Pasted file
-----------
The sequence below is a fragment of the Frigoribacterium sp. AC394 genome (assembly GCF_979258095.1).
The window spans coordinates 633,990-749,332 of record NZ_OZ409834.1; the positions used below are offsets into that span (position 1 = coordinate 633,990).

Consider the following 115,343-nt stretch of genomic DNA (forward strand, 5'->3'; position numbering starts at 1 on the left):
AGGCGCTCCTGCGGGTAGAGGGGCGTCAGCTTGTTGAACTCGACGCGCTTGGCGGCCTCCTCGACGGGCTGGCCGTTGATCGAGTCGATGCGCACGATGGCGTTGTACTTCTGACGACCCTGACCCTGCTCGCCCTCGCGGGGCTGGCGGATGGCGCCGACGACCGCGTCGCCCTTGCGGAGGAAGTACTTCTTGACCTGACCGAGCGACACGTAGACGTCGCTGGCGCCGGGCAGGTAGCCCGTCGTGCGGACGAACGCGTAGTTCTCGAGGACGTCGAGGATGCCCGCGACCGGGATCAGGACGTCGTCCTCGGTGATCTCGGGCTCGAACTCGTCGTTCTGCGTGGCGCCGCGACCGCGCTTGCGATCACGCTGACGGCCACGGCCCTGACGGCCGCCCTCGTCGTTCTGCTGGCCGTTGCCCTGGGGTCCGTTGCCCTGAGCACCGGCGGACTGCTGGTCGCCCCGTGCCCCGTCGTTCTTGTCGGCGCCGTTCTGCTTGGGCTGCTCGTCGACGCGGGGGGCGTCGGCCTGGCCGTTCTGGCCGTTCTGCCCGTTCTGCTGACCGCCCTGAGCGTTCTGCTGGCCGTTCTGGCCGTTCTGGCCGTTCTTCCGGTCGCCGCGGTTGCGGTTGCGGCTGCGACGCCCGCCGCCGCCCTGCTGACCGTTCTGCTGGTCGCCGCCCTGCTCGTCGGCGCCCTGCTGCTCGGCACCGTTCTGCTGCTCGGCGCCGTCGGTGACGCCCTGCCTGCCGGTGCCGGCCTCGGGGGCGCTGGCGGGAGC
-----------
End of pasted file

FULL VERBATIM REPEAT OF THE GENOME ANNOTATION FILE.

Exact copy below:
The sequence below is a fragment of the Frigoribacterium sp. AC394 genome (assembly GCF_979258095.1).
The window spans coordinates 633,990-749,332 of record NZ_OZ409834.1; the positions used below are offsets into that span (position 1 = coordinate 633,990).

Consider the following 115,343-nt stretch of genomic DNA (forward strand, 5'->3'; position numbering starts at 1 on the left):
AGGCGCTCCTGCGGGTAGAGGGGCGTCAGCTTGTTGAACTCGACGCGCTTGGCGGCCTCCTCGACGGGCTGGCCGTTGATCGAGTCGATGCGCACGATGGCGTTGTACTTCTGACGACCCTGACCCTGCTCGCCCTCGCGGGGCTGGCGGATGGCGCCGACGACCGCGTCGCCCTTGCGGAGGAAGTACTTCTTGACCTGACCGAGCGACACGTAGACGTCGCTGGCGCCGGGCAGGTAGCCCGTCGTGCGGACGAACGCGTAGTTCTCGAGGACGTCGAGGATGCCCGCGACCGGGATCAGGACGTCGTCCTCGGTGATCTCGGGCTCGAACTCGTCGTTCTGCGTGGCGCCGCGACCGCGCTTGCGATCACGCTGACGGCCACGGCCCTGACGGCCGCCCTCGTCGTTCTGCTGGCCGTTGCCCTGGGGTCCGTTGCCCTGAGCACCGGCGGACTGCTGGTCGCCCCGTGCCCCGTCGTTCTTGTCGGCGCCGTTCTGCTTGGGCTGCTCGTCGACGCGGGGGGCGTCGGCCTGGCCGTTCTGGCCGTTCTGCCCGTTCTGCTGACCGCCCTGAGCGTTCTGCTGGCCGTTCTGGCCGTTCTGGCCGTTCTTCCGGTCGCCGCGGTTGCGGTTGCGGCTGCGACGCCCGCCGCCGCCCTGCTGACCGTTCTGCTGGTCGCCGCCCTGCTCGTCGGCGCCCTGCTGCTCGGCACCGTTCTGCTGCTCGGCGCCGTCGGTGACGCCCTGCCTGCCGGTGCCGGCCTCGGGGGCGCTGGCGGGAGC